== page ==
(Gavin Ritz 2008.08.26.8.47NZT)
[From Fred Nickols (2008.08.25.0819 MDT)]
G:Fred it is too messy answering the other threads so I’ll focus on this one that is really where our disagreement lies. I do see the role PCT can play on an individual level (I have no problem with this, never have had) but still I don’t see how it can be robustly applied to structure.
There is a strong feedback loop between the structure and human behaviour of-course people will stonewall, find loopholes etc in structures but you and I both know this from the Systems Thinking model that structure is in a causal loop with human behaviour. The beer game which I mentioned, almost 100% of managers acted and made the same wrong decisions because of the structure of both the internal and external processes. That is clearly behaviour caused by structure. There can be no argument over this it has been proved over and over again.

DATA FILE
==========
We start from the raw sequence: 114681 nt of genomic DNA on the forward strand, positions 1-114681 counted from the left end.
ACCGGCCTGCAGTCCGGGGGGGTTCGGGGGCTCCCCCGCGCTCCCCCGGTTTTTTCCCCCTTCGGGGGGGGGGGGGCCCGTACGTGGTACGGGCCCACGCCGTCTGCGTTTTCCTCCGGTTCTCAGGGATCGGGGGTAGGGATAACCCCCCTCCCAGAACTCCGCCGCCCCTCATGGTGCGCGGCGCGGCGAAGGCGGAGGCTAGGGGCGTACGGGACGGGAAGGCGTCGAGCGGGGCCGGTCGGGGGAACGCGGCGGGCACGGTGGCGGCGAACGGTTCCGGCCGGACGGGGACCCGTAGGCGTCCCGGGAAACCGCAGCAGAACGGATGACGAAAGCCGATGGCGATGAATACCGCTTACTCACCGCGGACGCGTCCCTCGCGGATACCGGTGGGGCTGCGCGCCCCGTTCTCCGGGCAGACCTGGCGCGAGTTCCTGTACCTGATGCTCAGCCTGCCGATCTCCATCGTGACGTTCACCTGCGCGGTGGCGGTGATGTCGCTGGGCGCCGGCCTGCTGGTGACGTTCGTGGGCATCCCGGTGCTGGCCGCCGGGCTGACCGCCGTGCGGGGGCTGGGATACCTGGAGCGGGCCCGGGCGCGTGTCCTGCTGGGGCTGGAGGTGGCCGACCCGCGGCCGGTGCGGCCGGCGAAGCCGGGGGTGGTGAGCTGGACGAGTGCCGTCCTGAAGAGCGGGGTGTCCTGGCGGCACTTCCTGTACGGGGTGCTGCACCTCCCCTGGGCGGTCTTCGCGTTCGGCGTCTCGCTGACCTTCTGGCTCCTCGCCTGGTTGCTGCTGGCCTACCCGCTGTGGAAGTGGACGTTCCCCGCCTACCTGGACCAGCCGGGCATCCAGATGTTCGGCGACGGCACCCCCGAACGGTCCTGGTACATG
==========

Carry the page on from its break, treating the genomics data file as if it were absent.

So if we want particular behaviour relevant to organisation (not related to temperament) we changed the power structure- compulsions and incentives, or/and remove/add constraints and bottlenecks, change authority role relationships, delegated authorities, role relationships access etc. All these work and can create highly efficient organisations.
FN: I don’t think structure (or anything else for that matter) “dictates” behavior. Structure can pose restraints and constraints and it >clearly provides a context but it doesn’t “dictate” behavior. People “game” the system on a regular basis; indeed, some people enjoy that >more than their real jobs. Even the ordinary “work around” can serve to offset the restrictions posed by structure (and by those exercising >authority in that structure).